Last Updated Aug 19, 2010 11:30 AM EDT
Sure, if your children really don't have any idea what they want to study, go ahead and encourage them to enroll in business school. Maybe they'll love statistical analysis and be able to buy their first BMW before they're 25. If that works, get some lottery tickets while you're at it because you're on a roll.
There will come a time for your nearly adult children to focus on their earning potential, and soon enough; but it isn't now -- not while they are 18 or 20 and still trying to discover who they are. The best advice is for them to take a variety of courses that hold some appeal, and let their passions emerge. Then, if they sink their teeth into a related field, the rest will come.
Critics of this approach make some good points; dream chasing should give way to a more practical job search if things aren't working out by the time your kids are on the back side of their 20s -- much earlier if they are simply procrastinating. But there is a strong body of research that supports the study-what-you-love argument.
Much of this research comes from the University of Rochester's Edward Deci, a noted professor of psychology who has been studying human motivation for four decades. I spoke with Professor Deci at length for a book I'm writing about kids and money, and I came away absolutely convinced that far too many parents and advisers are pushing students down the path of materialism at the expense of genuine happiness.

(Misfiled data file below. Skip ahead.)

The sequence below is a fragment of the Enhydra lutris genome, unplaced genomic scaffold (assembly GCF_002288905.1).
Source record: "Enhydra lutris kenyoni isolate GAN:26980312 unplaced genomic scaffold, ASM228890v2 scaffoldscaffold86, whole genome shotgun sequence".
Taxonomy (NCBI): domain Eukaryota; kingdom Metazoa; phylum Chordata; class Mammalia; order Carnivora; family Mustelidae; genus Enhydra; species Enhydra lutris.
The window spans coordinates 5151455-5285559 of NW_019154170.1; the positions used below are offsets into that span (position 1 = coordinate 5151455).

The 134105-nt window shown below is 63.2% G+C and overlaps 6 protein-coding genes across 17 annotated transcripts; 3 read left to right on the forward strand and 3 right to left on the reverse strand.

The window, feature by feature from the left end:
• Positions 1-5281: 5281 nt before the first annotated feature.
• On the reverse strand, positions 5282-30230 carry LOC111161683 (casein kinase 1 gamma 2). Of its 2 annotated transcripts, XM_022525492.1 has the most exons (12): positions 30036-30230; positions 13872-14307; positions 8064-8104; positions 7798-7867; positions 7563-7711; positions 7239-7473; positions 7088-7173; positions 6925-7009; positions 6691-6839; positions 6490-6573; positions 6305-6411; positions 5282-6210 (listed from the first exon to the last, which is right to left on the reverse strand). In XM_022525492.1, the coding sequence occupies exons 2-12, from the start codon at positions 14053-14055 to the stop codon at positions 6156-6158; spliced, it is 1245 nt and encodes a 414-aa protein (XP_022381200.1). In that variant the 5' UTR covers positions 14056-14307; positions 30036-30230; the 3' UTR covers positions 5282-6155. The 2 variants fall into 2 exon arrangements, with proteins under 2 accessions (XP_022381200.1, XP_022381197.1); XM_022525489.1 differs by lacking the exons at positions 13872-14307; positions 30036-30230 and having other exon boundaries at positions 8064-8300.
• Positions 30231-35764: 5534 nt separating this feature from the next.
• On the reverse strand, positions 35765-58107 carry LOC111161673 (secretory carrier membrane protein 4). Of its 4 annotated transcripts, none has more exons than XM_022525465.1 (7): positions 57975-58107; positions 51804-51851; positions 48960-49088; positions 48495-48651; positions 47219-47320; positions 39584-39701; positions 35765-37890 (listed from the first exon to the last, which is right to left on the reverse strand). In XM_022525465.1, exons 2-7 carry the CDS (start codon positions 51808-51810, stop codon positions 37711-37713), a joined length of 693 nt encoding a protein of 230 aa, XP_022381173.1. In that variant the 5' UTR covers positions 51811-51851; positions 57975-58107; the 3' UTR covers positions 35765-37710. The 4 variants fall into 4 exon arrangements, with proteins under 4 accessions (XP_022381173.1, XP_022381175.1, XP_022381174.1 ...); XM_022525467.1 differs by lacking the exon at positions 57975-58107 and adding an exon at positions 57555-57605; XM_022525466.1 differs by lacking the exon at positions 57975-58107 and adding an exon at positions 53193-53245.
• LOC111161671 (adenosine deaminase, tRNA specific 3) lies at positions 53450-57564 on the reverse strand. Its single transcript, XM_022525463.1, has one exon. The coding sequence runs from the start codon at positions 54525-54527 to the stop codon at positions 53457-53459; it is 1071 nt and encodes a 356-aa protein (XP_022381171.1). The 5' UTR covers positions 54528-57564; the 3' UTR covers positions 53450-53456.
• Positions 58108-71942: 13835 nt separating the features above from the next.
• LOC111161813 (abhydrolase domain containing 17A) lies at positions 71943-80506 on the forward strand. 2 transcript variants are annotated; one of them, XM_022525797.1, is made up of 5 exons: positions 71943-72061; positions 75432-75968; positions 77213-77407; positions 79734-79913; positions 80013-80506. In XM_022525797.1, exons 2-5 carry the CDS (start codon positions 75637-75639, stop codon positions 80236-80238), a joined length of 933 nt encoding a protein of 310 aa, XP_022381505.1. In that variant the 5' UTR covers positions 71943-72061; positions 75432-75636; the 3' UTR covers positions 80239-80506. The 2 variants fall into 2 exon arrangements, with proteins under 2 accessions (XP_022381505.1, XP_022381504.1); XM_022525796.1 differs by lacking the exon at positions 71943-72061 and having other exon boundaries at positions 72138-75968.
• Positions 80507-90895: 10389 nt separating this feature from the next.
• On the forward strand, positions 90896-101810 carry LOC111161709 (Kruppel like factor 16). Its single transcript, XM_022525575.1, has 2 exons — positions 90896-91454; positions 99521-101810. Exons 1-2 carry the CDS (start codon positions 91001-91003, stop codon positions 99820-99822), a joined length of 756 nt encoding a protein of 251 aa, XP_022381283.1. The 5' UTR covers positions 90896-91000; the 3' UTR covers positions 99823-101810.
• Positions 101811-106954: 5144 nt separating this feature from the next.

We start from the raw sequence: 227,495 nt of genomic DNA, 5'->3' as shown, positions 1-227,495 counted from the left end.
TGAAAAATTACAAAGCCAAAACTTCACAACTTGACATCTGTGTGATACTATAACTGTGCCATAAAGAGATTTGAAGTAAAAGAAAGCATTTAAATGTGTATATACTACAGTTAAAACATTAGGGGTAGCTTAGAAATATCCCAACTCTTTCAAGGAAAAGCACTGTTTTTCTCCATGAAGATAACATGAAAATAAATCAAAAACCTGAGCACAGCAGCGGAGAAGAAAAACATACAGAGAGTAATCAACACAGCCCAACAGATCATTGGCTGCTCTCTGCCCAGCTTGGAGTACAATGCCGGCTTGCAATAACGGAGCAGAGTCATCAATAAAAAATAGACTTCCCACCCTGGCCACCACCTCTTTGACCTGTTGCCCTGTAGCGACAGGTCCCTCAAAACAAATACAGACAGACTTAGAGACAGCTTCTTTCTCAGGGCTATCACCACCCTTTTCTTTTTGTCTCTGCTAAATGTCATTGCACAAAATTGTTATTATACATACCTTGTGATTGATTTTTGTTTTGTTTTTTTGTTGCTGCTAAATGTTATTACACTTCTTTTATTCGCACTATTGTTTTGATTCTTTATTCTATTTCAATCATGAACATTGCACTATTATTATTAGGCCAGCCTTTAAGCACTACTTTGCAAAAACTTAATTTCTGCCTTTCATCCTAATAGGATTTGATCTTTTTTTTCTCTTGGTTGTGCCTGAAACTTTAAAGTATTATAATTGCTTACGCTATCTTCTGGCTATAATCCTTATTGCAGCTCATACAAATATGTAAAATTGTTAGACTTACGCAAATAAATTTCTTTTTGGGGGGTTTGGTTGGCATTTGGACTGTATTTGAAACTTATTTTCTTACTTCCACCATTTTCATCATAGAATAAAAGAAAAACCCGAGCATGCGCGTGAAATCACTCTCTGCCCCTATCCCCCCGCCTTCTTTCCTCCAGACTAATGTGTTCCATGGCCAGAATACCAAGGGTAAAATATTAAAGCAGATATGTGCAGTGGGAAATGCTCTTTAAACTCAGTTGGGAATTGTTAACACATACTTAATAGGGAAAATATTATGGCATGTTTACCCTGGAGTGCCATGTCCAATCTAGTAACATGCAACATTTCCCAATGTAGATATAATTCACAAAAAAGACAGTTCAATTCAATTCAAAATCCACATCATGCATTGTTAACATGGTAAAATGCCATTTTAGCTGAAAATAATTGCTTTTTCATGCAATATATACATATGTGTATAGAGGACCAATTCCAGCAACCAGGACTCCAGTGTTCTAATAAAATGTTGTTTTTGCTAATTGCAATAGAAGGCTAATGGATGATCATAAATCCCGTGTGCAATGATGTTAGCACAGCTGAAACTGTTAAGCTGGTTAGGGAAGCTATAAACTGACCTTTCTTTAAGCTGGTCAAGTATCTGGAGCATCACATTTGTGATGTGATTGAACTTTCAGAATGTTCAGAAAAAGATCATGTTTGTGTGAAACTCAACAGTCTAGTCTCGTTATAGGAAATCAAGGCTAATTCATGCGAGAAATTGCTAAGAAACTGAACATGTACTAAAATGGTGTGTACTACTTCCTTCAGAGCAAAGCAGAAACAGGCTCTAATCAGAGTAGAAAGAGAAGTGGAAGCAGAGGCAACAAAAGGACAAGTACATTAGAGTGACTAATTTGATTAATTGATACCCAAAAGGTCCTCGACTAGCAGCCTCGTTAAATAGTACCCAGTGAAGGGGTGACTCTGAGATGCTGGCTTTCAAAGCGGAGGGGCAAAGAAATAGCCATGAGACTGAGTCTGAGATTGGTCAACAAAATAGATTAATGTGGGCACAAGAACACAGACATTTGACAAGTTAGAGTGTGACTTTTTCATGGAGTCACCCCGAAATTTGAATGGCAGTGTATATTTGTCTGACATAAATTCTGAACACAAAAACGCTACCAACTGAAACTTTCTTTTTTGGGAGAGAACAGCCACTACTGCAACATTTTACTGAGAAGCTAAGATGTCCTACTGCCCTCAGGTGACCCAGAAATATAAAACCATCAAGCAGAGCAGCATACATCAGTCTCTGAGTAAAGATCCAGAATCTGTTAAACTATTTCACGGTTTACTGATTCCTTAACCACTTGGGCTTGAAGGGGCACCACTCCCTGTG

What Deci has found in a series of studies is that people who chase the wealth wagon in fields that hold no intrinsic appeal experience higher stress and less fulfillment -- regardless of how impressive their bank accounts become. He found that:
â€¢ Students who study what they love learn more and retain the information longer.
â€¢ Students who are asked to perform a task that they enjoy say it is less enjoyable when they are required, or rewarded with money, to perform the same task.
â€¢ Students who are allowed to choose a task perform better at it than those who are required to do the same task.
â€¢ Young people in the workplace who enjoy their job advance faster and earn more than those who are in the same job just for the money.
And on, and on.
The real shame, says Deci, is that even counselors at his school, who should understand the importance of passion, too often steer students toward careers with the best job prospects whether a student likes the field or not. A better model for success, he says, is "living in a way that's consistent with your intrinsic goals, which leads to performing better, feeling better and doing better."
Thank you, professor. Class dismissed.
Photo by Neuble from Flickr